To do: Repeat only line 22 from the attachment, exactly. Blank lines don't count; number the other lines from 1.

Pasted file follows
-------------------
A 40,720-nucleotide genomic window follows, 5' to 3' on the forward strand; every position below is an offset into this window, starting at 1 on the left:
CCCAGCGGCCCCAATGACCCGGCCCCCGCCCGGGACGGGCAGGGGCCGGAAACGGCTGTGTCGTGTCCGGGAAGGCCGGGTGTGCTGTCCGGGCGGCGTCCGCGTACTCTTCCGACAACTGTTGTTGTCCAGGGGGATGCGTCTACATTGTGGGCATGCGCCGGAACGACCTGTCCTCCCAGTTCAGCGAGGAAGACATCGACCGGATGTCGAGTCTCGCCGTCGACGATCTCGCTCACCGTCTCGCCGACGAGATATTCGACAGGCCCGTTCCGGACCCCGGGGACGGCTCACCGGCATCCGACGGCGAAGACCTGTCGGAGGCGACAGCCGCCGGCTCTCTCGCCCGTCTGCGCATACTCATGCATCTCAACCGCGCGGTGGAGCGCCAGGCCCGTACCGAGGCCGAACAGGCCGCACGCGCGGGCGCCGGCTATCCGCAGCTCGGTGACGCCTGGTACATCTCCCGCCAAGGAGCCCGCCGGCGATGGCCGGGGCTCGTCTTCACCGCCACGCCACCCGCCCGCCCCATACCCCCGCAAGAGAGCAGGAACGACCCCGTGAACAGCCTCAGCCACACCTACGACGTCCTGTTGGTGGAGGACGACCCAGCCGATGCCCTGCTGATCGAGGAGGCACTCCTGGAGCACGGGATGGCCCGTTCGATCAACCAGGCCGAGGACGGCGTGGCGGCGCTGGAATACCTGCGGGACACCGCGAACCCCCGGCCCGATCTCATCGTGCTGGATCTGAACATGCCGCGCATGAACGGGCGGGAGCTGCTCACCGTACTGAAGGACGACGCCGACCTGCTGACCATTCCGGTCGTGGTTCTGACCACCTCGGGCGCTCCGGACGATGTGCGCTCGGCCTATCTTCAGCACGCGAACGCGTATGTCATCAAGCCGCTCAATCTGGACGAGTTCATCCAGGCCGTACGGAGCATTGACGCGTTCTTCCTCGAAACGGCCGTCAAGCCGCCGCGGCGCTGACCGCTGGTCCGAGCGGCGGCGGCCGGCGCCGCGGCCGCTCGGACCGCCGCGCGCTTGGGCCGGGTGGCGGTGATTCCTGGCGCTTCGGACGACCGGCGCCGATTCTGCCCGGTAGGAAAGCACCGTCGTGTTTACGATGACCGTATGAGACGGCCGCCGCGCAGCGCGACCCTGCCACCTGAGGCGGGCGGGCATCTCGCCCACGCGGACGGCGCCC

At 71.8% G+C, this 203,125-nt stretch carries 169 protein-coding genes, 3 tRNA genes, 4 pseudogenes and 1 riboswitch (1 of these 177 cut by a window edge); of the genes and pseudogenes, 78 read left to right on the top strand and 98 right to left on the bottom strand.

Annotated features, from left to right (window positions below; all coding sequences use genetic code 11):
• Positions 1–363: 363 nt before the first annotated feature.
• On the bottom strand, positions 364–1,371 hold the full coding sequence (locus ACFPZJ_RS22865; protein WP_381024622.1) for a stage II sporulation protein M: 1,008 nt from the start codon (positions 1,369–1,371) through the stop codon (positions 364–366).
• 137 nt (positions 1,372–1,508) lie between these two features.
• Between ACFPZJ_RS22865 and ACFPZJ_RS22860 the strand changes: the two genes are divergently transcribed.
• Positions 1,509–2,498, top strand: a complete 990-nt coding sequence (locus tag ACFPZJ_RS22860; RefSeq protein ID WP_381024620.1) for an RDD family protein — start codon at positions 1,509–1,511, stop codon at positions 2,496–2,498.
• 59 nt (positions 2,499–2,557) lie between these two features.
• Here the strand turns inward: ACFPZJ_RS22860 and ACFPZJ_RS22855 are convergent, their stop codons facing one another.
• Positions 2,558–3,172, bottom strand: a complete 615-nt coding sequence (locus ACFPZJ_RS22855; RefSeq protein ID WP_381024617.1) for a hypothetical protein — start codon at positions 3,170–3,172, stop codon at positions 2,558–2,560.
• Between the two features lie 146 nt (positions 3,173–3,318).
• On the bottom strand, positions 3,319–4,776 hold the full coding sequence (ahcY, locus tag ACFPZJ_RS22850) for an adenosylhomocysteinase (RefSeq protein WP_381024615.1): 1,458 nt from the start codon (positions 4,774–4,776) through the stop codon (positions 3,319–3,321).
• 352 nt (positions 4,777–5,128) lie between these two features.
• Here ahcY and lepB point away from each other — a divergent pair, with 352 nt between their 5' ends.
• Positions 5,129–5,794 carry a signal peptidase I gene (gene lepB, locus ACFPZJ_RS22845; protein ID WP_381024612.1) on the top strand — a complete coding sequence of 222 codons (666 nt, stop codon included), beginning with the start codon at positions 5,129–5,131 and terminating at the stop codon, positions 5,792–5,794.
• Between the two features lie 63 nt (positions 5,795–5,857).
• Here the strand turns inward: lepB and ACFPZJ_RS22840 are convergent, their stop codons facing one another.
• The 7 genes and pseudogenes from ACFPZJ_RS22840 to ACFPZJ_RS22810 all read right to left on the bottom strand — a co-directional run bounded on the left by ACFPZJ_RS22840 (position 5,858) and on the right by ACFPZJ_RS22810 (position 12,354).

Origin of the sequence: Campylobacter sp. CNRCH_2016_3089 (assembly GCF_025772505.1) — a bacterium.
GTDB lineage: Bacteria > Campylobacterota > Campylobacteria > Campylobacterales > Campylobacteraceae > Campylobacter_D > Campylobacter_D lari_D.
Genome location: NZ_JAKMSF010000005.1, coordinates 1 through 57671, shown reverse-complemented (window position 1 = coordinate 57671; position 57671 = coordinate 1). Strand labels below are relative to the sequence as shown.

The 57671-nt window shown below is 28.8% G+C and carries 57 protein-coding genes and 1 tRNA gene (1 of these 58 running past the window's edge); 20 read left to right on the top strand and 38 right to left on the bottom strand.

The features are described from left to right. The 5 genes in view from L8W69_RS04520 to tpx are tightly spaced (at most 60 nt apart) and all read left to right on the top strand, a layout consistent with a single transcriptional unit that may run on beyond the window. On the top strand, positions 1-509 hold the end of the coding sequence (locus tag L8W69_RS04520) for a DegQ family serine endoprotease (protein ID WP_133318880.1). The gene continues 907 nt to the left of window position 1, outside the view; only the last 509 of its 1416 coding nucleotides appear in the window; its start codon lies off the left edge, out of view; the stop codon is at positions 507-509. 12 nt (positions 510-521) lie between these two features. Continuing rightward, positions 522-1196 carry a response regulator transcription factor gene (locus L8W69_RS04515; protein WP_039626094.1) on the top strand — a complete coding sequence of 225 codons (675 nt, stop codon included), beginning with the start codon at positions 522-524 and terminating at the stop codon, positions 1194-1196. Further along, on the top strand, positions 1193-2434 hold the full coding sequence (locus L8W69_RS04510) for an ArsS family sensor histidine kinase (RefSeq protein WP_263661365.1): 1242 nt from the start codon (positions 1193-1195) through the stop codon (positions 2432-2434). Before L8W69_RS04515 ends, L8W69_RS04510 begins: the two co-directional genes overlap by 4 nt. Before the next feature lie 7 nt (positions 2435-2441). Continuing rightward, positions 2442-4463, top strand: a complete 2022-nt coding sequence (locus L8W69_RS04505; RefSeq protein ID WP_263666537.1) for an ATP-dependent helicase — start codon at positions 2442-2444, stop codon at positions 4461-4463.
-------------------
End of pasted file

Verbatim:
GTDB lineage: Bacteria > Campylobacterota > Campylobacteria > Campylobacterales > Campylobacteraceae > Campylobacter_D > Campylobacter_D lari_D.